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Unfortunately, small businesses are being targeted more and more often for cybercrime, and it is not a question of if a small business will experience a cybersecurity incident, but when and how. 71% of cyber attacks are conducted against small businesses and as a result, about 50% of small businesses have been a victim of some sort of cybercrime. With the odds stacked against small businesses, an IT resiliency plan could save your business.

A resiliency plan gives a small business the ability to respond correctly to any cyber breach or data loss by creating a plan of action for different scenarios before they become an issue. Part of this is a training and awareness program so all employees know the appropriate reaction to a cybercrime.

There are several pieces that contribute to a successful resiliency plan. Here are the basics:

  1. Risk Assessment

A great place to start is a risk assessment. After a risk assessment, a company knows what weaknesses it has from a cybersecurity standpoint and where it is likely to encounter a problem. A risk assessment also takes into account your most valuable assets, such as client data, and your most valuable resources – those applications your company and your employees cannot run without. Working those into your resiliency plan allows for your business to have a response that is uniquely tailored to its own operations.

  1. Business Impact Analysis

A business impact analysis goes hand in hand with a risk assessment in setting a small business up for an IT resiliency plan. The business impact analysis helps to determine how much downtime from a cybersecurity incident could cost a small business through a detailed study of the departments, activities, dependencies, and infrastructure.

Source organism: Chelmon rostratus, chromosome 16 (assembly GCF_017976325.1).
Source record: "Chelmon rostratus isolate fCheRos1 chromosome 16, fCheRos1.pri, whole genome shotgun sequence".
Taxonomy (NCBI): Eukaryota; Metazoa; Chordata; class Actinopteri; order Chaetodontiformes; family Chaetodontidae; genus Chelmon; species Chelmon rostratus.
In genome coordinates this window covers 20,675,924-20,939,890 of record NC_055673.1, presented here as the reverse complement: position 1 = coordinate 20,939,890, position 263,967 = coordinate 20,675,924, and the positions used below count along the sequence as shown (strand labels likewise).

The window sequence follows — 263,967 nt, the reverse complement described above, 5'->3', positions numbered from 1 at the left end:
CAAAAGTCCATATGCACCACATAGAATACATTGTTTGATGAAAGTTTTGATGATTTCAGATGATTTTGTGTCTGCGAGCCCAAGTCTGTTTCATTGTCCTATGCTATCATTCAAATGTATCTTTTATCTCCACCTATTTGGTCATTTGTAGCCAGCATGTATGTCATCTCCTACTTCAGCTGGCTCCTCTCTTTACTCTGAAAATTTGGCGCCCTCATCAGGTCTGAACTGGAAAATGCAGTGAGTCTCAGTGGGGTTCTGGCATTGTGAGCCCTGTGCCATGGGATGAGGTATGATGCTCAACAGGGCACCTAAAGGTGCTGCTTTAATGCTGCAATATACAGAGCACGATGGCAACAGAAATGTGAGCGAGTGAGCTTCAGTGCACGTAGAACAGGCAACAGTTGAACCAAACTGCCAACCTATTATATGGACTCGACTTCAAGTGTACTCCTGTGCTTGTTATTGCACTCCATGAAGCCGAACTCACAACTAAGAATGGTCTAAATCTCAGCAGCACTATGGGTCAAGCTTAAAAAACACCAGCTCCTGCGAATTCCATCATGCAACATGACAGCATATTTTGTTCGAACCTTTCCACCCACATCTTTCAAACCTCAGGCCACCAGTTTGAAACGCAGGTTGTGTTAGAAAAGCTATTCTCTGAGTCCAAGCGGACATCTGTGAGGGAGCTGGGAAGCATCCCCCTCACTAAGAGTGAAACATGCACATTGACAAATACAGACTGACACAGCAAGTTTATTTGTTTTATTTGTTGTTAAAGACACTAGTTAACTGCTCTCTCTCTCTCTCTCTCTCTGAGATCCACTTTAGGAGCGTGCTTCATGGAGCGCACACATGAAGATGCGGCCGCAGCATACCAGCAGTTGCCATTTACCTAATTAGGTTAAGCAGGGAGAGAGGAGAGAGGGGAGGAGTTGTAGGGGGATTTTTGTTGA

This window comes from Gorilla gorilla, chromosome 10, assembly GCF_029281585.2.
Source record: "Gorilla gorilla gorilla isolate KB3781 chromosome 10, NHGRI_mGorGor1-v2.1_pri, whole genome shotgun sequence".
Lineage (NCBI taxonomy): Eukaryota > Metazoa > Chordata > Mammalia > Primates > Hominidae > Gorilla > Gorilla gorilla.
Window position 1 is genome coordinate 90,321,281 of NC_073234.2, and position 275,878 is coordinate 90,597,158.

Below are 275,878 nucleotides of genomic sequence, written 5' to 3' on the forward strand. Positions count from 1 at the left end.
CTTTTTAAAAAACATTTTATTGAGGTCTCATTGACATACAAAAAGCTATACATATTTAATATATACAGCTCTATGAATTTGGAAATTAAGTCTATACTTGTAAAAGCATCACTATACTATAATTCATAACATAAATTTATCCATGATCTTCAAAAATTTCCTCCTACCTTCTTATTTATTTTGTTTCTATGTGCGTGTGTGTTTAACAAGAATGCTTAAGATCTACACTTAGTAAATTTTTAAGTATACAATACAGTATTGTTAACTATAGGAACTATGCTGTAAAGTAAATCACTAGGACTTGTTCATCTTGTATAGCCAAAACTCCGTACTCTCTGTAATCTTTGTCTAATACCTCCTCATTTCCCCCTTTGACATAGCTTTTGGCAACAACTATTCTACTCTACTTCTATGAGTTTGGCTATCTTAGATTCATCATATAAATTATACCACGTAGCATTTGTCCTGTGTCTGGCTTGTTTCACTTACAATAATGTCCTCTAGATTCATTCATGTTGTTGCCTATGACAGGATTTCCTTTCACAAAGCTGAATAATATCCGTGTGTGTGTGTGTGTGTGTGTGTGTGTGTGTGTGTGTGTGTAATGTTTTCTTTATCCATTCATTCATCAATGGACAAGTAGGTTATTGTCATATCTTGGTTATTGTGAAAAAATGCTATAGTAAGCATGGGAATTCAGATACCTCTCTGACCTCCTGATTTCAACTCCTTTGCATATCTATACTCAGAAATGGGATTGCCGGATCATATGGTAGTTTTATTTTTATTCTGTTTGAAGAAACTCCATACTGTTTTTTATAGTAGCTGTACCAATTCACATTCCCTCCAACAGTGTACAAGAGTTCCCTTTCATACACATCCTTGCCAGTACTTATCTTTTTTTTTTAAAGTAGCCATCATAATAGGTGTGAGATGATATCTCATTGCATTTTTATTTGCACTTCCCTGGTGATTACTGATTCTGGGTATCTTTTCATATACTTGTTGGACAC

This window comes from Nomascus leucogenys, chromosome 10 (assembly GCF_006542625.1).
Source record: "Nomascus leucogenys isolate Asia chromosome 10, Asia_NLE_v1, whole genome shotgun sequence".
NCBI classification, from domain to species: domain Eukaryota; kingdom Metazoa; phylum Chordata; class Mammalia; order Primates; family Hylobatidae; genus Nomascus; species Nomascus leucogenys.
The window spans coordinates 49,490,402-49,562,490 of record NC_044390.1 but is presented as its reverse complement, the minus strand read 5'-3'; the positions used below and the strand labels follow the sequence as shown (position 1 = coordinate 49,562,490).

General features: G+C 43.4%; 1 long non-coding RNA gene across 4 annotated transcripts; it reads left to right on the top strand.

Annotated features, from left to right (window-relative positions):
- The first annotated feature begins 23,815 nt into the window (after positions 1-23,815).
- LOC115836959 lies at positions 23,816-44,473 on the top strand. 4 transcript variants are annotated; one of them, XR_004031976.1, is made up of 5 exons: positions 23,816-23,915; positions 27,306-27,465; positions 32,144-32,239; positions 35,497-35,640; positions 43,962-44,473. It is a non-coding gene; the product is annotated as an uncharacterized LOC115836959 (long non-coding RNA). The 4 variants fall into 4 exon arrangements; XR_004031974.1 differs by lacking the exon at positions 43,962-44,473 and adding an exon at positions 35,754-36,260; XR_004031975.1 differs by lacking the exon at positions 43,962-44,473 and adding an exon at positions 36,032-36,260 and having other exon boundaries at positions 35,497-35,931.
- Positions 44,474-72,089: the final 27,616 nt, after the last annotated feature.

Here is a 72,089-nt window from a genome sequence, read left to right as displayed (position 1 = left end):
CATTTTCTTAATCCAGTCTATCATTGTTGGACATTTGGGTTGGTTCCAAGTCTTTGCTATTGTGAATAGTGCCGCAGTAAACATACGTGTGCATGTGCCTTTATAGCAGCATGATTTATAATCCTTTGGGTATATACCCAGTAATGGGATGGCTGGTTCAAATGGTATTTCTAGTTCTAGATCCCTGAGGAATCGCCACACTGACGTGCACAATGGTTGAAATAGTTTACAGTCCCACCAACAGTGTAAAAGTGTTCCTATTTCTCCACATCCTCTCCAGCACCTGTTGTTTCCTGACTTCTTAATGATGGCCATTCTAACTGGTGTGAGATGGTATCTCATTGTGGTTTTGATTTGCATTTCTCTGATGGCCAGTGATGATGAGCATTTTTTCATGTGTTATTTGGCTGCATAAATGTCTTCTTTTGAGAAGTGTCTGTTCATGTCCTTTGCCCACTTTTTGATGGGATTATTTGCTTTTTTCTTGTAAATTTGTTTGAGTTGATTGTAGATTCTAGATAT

1. Crisis Management

This portion of the IT resiliency plan provides the initial response to a cybersecurity incident. This response will lead to the recovery of a small business’s most essential products and services. This will help to mitigate the overall impact of the cybersecurity incident.

  1. Crisis Communication

How you communicate with both internal and external parties is important in a cybersecurity disaster. An IT resiliency plan can include a template with key information that needs to conveyed as soon as you realize you have been victim of a cybercrime.

  1. Business Recovery

Arguably the most important part of an IT resiliency plan, the business recovery portion gets those critical activities up and running in a timely manner. Executing this portion of the plan relies heavily on all of the other contributing pieces.

  1. Training and Roll Out

Training employees on an IT resiliency plan ensures the plan will be followed to the letter during a crisis. If a cybersecurity crisis is to occur, your employees can rest assured knowing a plan is in place to get everything up and running again.

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